Arbitrage Calculator

Our arbitrage calculator will ask for odds on two players. It will show you if an arb bet is possible and if so, what stake to bet on each player.

Luis Anaya

Luis Anaya

Jan 15 2021

Arbitrage Calculator

Use The Calculator

This arb calculator works out the optimal stakes to place on both outcomes of a two outcome event to lock in a profit. Two outcome events that have good arb potential include tennis and darts where a draw is not possible. Either one player wins, or the other player wins. Just enter the odds of each player along with the total amount you would like to stake and the calculator will tell you how much to stake on each player.

arbitrage calculator


Is it an arb?


Stake on Player 1 (£)
Stake on Player 2 (£)


Book (%)
Profit (%)

What Is Arbitrage?

Arbitrage is the act of exploiting price discrepancies by placing transactions in two or more markets in order to lock in a profit.

In the case of tennis, or any other two outcome event, it is possible to make a profit by backing both players to win. We can think of the odds available for player 1 as one market and the odds for player 2 as another market. This matches the definition of arbitrage that requires two or more markets.

For example, Rafael Nadal might be playing Roger Federer in the Wimbledon final. This match cannot end in a draw. Rafael Nadal is priced at 1.50 with one bookmaker and Roger Federer is priced at 3.5 with another bookmaker. Let's say we have £10 we would like to bet on this match.

Bet £7 on Rafael Nadal
Bet £3 on Roger Federer

If Rafael Nadal wins our account is as follows:

Staked: £10
Returns: £7 * 1.5 = £10.50

If Roger Feder wins our accounts is as follows:

Staked: £10
Returns: £3 * 3.5 = £10.50

It doesn't matter who wins the match, a profit of £0.50 is made by placing carefully sized transactions, or bets, in two different markets.

Many bookmakers cover sports in-running. This means the odds change frequently on both players during the event. Often this results in the opportunity to arbitrage your bets because each bookmaker uses slightly different information, algorithms and tools to set their prices.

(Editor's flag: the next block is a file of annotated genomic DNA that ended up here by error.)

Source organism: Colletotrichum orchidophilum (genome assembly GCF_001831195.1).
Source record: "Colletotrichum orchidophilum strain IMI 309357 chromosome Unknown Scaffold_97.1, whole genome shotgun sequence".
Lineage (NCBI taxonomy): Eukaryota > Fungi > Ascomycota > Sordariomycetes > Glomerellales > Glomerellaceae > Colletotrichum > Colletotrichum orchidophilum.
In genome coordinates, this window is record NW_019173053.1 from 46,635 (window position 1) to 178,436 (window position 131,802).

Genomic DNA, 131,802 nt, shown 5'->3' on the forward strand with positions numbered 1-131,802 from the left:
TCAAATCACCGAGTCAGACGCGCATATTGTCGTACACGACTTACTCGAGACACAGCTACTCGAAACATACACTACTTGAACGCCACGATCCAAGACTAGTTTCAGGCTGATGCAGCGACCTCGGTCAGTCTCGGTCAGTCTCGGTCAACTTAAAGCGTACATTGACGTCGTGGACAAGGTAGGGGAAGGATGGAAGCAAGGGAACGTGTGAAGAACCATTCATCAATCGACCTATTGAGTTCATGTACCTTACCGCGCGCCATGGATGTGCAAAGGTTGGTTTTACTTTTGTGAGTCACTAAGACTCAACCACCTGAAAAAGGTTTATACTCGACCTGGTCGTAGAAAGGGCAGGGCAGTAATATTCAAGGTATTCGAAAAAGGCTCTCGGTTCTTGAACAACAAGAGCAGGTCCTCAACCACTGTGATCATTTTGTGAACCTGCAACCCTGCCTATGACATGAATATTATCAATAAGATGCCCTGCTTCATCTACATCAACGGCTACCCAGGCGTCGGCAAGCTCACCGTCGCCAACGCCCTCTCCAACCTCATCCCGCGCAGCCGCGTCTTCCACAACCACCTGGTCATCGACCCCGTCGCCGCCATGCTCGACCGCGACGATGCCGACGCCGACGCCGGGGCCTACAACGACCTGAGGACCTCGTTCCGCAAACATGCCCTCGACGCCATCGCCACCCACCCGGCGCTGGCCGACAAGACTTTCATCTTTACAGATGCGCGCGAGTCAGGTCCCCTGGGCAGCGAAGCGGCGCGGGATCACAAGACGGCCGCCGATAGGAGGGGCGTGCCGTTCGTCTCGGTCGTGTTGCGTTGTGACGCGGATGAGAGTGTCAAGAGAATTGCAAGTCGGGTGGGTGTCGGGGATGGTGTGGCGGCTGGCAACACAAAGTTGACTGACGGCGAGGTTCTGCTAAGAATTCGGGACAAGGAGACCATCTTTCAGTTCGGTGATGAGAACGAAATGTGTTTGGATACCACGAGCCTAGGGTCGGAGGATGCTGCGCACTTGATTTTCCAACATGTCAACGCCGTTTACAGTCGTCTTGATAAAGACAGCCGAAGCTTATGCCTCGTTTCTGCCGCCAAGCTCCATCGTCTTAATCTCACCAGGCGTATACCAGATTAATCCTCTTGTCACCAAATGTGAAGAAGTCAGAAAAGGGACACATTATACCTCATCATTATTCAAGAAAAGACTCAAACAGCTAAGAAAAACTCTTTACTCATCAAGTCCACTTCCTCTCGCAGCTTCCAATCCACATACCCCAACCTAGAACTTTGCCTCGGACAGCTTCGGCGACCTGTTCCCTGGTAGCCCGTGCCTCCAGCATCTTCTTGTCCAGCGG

Equal Versus Bias Arbitrage

In the example arb above, it didn't matter who won the tennis match, the same profit of £0.50 was made. That is not the only way to take advantage of arbing though. For example, maybe you have watched all of Nadal's matches on the way to the final and you think he is starting to run out of energy and you think Federer is more likely to win, but you don't want to lose any money on the bet.

In this case you could bias your arb bet towards Feder as follows:

Bet £6.67 on Rafael Nadal
Bet £3.33 on Roger Federer

If Rafael Nadal wins our account is as follows:

Staked: £10
Returns: £6.67 * 1.5 = £10

If Roger Feder wins our accounts is as follows:

Staked: £10
Returns: £3.33 * 3.5 = £11.66

If you are wrong and Nadal wins then you break even as the Nadal bet returns £10, which matches our original stake. But if you are right and Federer wins then you make a profit of £1.66 because you calculated your arb bet stakes with a bias towards Federer.

When Do Arbitrage Bets Occur?

Arbitrage bets can occur before an event starts or after it has gone in-running. Before an event has started there are several factors that can cause arbs such as difference of opinion between bookmakers; different bonuses being offered by different bookmakers; bookmakers trying to adjust their exposure after taking a lot of money on one side of a market but not the other.